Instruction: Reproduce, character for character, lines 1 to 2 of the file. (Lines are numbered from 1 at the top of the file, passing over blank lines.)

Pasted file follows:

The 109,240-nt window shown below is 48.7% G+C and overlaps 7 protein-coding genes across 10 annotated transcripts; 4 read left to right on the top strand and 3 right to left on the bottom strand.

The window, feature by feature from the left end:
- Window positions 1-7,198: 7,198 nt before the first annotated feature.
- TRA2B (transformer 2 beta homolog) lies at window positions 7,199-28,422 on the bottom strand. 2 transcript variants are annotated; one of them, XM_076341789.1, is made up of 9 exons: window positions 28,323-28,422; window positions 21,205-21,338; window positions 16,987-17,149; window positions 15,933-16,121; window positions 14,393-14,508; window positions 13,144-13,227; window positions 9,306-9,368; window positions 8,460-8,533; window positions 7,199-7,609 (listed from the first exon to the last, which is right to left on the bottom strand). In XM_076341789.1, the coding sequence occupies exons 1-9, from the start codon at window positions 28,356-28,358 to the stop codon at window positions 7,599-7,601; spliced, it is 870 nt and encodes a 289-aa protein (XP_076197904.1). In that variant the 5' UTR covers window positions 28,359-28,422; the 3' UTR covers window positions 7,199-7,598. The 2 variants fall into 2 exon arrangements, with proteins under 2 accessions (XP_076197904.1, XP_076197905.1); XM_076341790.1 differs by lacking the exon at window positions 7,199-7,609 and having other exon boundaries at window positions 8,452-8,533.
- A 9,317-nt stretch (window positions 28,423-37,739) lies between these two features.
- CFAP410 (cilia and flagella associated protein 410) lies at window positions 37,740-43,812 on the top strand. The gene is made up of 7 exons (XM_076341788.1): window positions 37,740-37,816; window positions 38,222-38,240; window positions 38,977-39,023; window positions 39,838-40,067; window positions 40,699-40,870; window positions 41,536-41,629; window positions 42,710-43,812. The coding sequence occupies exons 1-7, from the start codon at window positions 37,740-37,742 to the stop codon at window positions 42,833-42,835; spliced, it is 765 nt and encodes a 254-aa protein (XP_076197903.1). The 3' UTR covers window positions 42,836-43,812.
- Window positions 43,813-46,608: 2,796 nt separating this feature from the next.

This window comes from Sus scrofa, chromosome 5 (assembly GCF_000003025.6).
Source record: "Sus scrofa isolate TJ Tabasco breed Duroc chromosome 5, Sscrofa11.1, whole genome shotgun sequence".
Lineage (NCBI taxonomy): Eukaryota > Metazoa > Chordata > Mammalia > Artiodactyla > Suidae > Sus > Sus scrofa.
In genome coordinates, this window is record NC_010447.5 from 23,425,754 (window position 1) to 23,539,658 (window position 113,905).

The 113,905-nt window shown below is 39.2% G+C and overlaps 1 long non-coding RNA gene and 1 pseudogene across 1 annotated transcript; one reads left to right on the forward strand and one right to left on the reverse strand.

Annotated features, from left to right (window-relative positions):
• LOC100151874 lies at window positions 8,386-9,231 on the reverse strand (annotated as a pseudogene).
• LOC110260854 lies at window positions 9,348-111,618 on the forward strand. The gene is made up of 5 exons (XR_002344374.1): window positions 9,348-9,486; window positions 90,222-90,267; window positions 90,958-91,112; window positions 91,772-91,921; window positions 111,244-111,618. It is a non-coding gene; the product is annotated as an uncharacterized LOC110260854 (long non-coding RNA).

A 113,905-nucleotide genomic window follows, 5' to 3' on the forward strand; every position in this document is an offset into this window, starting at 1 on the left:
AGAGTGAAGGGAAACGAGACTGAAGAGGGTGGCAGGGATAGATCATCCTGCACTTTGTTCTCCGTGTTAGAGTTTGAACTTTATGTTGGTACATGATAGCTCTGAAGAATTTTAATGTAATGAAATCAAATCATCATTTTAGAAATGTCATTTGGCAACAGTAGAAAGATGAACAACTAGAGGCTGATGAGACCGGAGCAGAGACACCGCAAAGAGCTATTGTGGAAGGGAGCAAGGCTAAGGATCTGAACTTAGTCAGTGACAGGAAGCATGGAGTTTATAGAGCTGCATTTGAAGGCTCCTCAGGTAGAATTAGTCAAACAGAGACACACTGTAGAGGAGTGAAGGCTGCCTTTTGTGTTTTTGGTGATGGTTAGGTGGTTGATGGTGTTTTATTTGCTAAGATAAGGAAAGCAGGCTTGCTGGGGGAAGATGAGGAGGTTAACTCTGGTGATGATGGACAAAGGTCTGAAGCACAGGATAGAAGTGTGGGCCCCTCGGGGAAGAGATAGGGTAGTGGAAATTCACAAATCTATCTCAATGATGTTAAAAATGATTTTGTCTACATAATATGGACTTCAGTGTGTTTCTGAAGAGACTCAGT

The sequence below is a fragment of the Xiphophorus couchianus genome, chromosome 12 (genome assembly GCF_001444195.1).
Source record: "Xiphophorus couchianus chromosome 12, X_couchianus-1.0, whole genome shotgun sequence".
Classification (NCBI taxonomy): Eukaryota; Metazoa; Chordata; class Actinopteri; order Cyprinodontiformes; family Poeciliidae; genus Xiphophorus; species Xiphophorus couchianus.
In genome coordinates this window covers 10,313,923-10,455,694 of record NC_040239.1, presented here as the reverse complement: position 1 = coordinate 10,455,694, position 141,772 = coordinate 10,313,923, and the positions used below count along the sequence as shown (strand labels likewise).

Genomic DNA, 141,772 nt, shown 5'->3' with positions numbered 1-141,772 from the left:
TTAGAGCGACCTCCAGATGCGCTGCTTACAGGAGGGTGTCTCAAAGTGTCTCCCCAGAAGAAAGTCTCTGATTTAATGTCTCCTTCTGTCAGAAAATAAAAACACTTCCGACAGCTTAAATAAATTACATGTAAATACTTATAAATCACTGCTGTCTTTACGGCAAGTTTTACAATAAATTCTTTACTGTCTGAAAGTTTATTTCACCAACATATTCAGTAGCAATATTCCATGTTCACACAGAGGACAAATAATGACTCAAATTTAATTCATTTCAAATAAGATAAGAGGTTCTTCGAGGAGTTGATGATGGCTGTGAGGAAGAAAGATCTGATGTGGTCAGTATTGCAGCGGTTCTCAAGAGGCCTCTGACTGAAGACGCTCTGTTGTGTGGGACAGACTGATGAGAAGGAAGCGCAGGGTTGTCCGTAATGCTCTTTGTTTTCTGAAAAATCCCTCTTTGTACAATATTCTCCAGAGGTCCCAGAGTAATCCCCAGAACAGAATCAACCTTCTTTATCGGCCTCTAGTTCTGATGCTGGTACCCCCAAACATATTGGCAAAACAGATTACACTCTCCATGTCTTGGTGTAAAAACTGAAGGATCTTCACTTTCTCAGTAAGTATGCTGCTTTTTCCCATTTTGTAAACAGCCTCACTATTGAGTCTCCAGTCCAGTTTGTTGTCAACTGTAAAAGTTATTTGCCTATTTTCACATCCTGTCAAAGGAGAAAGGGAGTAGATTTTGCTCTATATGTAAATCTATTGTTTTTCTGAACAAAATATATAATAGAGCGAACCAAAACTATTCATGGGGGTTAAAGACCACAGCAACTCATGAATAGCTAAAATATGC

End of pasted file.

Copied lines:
The 109,240-nt window shown below is 48.7% G+C and overlaps 7 protein-coding genes across 10 annotated transcripts; 4 read left to right on the top strand and 3 right to left on the bottom strand.

The window, feature by feature from the left end: